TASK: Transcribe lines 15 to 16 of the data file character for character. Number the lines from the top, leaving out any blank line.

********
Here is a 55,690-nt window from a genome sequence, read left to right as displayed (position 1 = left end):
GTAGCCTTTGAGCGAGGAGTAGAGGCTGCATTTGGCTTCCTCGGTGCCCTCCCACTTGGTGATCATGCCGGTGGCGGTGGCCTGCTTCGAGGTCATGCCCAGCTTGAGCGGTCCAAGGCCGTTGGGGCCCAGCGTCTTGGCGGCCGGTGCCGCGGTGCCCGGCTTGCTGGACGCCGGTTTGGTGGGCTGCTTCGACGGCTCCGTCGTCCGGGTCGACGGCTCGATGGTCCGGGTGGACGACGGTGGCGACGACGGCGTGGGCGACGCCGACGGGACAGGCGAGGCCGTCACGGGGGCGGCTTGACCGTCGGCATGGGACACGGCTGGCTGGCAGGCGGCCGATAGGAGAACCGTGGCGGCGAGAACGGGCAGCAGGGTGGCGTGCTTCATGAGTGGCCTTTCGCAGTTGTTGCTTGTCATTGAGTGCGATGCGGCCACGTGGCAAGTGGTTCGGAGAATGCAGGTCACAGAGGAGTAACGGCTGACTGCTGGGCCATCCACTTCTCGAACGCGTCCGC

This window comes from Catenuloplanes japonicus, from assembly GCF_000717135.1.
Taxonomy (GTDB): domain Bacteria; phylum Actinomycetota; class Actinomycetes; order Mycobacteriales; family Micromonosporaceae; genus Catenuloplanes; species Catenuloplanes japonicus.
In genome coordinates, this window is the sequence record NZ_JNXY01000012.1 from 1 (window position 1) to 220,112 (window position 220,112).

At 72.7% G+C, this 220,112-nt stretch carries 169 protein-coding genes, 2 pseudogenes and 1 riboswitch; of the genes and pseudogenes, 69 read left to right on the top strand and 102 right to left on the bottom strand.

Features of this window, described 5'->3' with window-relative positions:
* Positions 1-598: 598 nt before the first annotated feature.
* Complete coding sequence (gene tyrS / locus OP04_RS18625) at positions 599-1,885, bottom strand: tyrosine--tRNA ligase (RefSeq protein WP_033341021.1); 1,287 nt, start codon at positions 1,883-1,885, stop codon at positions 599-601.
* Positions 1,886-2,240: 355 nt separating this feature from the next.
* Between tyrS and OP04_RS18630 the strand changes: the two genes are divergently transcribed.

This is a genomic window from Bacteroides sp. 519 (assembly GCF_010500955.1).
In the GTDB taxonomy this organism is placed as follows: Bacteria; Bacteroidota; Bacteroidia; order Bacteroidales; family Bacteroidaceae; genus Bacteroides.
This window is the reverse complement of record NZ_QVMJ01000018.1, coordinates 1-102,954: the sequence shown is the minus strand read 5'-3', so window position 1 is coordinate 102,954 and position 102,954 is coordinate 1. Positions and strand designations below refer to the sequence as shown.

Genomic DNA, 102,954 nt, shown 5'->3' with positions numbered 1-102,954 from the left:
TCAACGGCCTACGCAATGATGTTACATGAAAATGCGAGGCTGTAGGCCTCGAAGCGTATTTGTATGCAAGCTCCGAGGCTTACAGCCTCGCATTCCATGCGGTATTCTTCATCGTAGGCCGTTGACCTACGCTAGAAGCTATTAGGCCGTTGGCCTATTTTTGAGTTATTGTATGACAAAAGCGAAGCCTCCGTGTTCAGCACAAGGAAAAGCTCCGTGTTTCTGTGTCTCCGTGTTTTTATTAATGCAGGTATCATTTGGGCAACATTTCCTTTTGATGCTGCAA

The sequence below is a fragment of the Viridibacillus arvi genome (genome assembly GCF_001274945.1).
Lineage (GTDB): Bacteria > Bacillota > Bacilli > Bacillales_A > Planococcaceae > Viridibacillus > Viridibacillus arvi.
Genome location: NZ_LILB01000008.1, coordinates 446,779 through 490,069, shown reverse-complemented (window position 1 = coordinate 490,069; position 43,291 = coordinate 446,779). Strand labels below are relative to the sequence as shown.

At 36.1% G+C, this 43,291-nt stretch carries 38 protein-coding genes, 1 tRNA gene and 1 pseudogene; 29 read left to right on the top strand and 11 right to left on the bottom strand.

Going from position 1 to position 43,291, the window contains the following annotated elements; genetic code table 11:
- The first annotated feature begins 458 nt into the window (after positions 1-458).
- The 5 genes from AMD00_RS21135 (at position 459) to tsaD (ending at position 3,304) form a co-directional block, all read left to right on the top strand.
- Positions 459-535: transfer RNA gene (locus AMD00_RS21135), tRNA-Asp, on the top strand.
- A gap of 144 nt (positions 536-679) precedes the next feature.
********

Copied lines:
Genomic DNA, 102,954 nt, shown 5'->3' with positions numbered 1-102,954 from the left:
TCAACGGCCTACGCAATGATGTTACATGAAAATGCGAGGCTGTAGGCCTCGAAGCGTATTTGTATGCAAGCTCCGAGGCTTACAGCCTCGCATTCCATGCGGTATTCTTCATCGTAGGCCGTTGACCTACGCTAGAAGCTATTAGGCCGTTGGCCTATTTTTGAGTTATTGTATGACAAAAGCGAAGCCTCCGTGTTCAGCACAAGGAAAAGCTCCGTGTTTCTGTGTCTCCGTGTTTTTATTAATGCAGGTATCATTTGGGCAACATTTCCTTTTGATGCTGCAA